President defiant over reportedly sharing Israeli information with Russian officials, tweeting: I wanted to share with Russia facts pertaining to terrorism
Donald Trump has declared he had an absolute right to share information of a terrorist plot with Russia amid widespread reports he dedicated away highly classified information provided by Israeli intelligence.
Israel rapidly proclaimed it had full confidence in its intelligence-sharing agreement with the US, but there was no evidence that it had been consulted on a decision to share a tip-off – a decision the president appears to have stimulated on the spur of the moment in a meeting last week with the Russian foreign minister, Sergei Lavrov, and the Russian ambassador to the US, Sergey Kislyak.
The intelligence Trump shared involved an Islamic State plot to use bombs hidden in laptop computer to bring down aircrafts, according to the Washington Post, which first reported security incidents. White House officials confirmed that it concerned a threat to aviation and argued it was appropriate to share such information with Russia, which has also been the main victims of terrorism. They pointed to a 2015 terrorist attack on a Russian aircraft over Egypt.
Multiple US news organisations reported the source of the information was Israel, days before Trump is due to visit Jerusalem on Monday a visit that has already been affected by a row with the host government over the presidents plan to visit the Western Wall without the Israeli prime minister, Benjamin Netanyahu.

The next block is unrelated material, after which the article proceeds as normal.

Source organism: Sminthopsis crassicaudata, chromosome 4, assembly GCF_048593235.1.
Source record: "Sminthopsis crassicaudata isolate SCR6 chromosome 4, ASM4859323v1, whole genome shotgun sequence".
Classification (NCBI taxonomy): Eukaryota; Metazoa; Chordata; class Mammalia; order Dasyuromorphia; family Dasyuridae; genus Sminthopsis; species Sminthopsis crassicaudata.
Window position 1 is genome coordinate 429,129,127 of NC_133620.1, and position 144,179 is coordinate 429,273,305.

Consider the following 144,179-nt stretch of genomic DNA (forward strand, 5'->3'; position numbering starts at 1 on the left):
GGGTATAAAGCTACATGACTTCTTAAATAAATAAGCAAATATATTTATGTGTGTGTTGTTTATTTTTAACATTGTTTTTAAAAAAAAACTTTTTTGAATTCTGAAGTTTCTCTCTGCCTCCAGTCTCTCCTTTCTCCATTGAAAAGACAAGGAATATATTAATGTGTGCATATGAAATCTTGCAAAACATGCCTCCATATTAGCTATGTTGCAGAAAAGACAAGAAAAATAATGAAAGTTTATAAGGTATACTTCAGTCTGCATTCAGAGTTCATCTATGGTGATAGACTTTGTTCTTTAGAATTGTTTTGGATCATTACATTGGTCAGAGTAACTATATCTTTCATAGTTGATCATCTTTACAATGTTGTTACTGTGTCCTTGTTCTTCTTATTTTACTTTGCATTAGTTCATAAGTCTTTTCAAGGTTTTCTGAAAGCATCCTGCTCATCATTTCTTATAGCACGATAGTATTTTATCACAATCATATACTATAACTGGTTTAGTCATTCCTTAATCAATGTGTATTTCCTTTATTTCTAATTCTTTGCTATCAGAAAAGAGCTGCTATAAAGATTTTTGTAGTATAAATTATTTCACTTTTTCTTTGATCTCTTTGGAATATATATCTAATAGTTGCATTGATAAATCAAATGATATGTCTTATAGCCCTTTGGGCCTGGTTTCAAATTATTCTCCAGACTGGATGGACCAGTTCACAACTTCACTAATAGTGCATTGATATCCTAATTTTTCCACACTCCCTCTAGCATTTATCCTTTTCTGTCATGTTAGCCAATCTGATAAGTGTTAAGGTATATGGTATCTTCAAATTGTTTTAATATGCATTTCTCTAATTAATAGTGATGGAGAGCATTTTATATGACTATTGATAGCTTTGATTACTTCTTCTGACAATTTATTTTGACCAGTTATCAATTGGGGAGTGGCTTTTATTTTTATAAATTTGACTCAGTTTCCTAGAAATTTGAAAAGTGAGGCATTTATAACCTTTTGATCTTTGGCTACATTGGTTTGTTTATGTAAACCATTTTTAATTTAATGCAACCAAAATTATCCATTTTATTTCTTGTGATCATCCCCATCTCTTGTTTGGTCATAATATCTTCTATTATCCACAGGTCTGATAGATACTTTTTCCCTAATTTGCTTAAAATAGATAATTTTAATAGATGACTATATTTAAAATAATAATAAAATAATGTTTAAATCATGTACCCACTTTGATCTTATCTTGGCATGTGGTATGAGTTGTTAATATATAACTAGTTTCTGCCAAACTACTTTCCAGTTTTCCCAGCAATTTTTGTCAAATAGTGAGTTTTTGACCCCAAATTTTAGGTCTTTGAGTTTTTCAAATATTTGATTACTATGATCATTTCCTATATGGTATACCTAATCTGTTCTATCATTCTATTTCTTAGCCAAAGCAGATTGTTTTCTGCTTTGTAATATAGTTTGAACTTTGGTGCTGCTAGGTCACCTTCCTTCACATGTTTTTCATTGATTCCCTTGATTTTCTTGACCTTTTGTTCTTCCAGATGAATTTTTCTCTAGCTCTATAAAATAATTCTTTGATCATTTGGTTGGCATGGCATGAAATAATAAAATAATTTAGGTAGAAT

The Israeli embassy did not confirm or deny the reports that it was the source of the intelligence, but the ambassador, Ron Dermer, issued a statement saying: Israel has full confidence in our intelligence-sharing relationship with the US and looks forward to deepening that relationship in the years ahead under President Trump.
It was unclear on Tuesday whether a planned speech by Trump at the ancient fort of Masada would go ahead as schemed. McMaster did not mention it in laying out an agenda for the presidents first journey abroad, which begins on Friday with a first stop in Saudi Arabia.
The US national security adviser, HR McMaster, said that the president had not been aware of the source of the information he had shared.
One of the powers of a US president is to declassify information at any moment he prefers. Trumps Tuesday morning tweets did not specify whether the information he shared with Russia was classified.
As president, I wanted to share with Russia( at an openly scheduled WH meeting) which I have the absolute right to do, facts pertaining to terrorism and airline flight security, Trump wrote. Humanitarian reasons, plus I want Russia to greatly step up their fight against Isis and terrorism.
Trumps tweets contradicted flat denials issued by senior officials on Monday night, and the White House declared the report to be false. On Tuesday, McMaster offered a more calibrated response.